MEMETERIA by Thomas May

Music & the Arts

Dinner at Eight Fails to Sate the Appetite

My Musical America review of the new opera Dinner at Eight by composer William Bolcom and librettist Mark Campbell is now live (behind the MA paywall).

ST. PAUL, MN–Minnesota Opera has long had in place a vigorous program to promote the creation of contemporary works. Dinner at Eight is the latest of these and brings the tally of new operas that the company has produced to 45. For this project …

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Filed under: American opera, Minnesota Opera, Musical America, review, William Bolcom

A.J. Kernis’s Killer New Violin Concerto at Seattle Symphony

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photo by James Holt

In last night’s Seattle Symphony concert led by Ludovic Morlot,  James Ehnes introduced a brand-new violin concerto written for him by one of today’s finest composers, Aaron Jay Kernis. This was the U.S. premiere; last week Ehnes gave the world premiere in Toronto (a co-commissioner with SSO).

Talk about making a great first impression! Despite — or even because of — its terrorizing challenges for the soloist, this is a concerto built to last: it’s so good and makes such an obviously satisfying contribution that I’d bet at least some of the more interesting virtuosos at work today will be intrigued to take it on.

I sometimes wonder whether we’ve been going through something of a concerto overload in recent years: too many composers relying on the supposedly built-in attractions of a structure that can feature a star protagonist while also benefiting from the color and horsepower of an orchestra (even if the latter is used merely for “atmospheric” painting rather than in a richer, symphonic way).

One of the many things that impress me about this new piece is that Kernis has really thought through the concerto idea and created something substantial and fresh without relying on esoteric novelties — without trying to reinvent the wheel.

In fact, an attempt at abstract description of the piece might make it sound almost old-fashioned, but it’s not. Like Brahms writing for Joseph Joachim (though Kernis himself studied violin as a youngster), he resorts (distantly) to Baroque forms in the outer movements — an intensely felt and gripping Chaconne for the first and a “Toccatini” (his play on the toccata) for the finale — with a soulful “Ballad” doing service as the aria at the center. And the profusion of little cadenza-islands amid the orchestral archipelago also underscores the concerto’s conventional identification with virtuoso prowess.

But Kernis animates all of these conventional elements with a marvelously contemporary spirit. The first two movements have deep emotional resonance, while the finale is so infectiously zippy (and outrageously hard to play) it leaves you with a buzz — a musical martini, as the composer jokes.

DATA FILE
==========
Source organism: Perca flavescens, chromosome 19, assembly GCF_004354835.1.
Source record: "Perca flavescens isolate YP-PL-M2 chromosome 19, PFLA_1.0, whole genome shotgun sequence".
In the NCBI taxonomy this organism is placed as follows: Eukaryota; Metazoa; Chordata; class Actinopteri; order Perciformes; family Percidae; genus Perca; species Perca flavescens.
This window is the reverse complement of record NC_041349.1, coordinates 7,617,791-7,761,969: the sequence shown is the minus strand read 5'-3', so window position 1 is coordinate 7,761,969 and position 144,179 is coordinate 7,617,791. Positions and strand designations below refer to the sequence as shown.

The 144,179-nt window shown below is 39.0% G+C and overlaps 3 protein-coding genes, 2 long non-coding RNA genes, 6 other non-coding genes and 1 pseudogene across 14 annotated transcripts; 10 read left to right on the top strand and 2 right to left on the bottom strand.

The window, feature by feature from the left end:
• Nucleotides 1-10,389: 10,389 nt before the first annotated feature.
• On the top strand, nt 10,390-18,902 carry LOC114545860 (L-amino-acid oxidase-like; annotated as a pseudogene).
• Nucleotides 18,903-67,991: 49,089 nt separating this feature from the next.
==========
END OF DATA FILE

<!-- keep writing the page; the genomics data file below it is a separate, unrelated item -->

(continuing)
He’s often described as “eclectic,” but I don’t think that does justice to the distinctive personality Kernis conveys in his Violin Concerto. True, there are hints of, well, Brahms (in the emotional severity and fatalism of the first movement), Berg, Bach, Stravinsky for sure (in the finale), Messiaen (the wondrous tangles of sound in the “Ballad,” which is also cured with jazz and blues flavors). But instead of a random mishmash, Kernis amalgamates these idioms into a rich, compelling harmonic language and flow of ideas.

One could appreciate Kernis’s score on the level of its orchestral ingenuity alone: such interesting sounds and blends, which paradoxically erase the model of individual “versus” the orchestra — at least over long stretches of the piece. Paradoxically because, on the most obvious level, this concerto it is a virtuoso showpiece in the old school sense.

But with James Ehnes as the soloist, the clichés often signaled by “virtuosity” — mere dazzle, effects without causes — have no bearing. It’s clear that Kernis tailored the piece to display this unmatchable violinist’s musical intelligence, taste, and beautiful sound production above all incredible technical feats he calls for (of which this piece is essentially a violinist’s compendium).

Whether Ehnes was attacking a fearsome passage of double-stop chords with his signature elegance or deftly sprinkling a torrent of precisely placed pizzicati,  it was like watching  a veteran climber scaling a particularly brutal mountain face sans ropes.

But for all the thrills and escapades, the overall impression he left of the concerto — which Kernis has dedicated to Ehnes — was of a rich, many-colored, joyful composition that has something compelling to say, and that resonates afterward.

Again, this is all part of the extraordinary balance Kernis has achieved in his Violin Concerto, overriding binaries of dark/light, intense/carefree, Apollonian/Dionysian, “serious”/enjoyable.

Morlot — a big part of this success in the less obvious task of precision-engineering and calibrating Kernis’s complex orchestral apparatus — was a deeply  sympathetic collaborator in this premiere.

He opened the program with a youthful curiosity by Debussy from a student cantata (the “Cortège et Air de danse” from L’enfant prodigue). The second half brought Beethoven’s Sixth.

Morlot’s account of the Pastoral from several seasons ago has stayed with me as some of his best Beethoven. It’s fascinating to hear him continuing to develop his ideas of this piece. Connections between the movements (even between symphonies) emerged effortlessly — above all in the limber, serenely flowing string lines of the second and last movements, which were reminiscent of his vision of the Ninth’s slow movement at the beginning of the year.

Despite some ensemble untidiness, there was especially delectable work from the winds (Eric Jacobs’ clarinet as beguiling as the voice of Orpheus). Michael Crusoe’s timpani pulsed with dramatic thunder and lighting in a storm movement that sounded like a sketch for The Flying Dutchman: further evidence of the silliness of that persistent cliche about the “placid” even-numbered versus “revolutionary” odd-numbered Beethoven symphonies. Next week brings a further chance for comparison, when Morlot and the SSO close out their two-year Beethoven cycle with the mighty Fifth.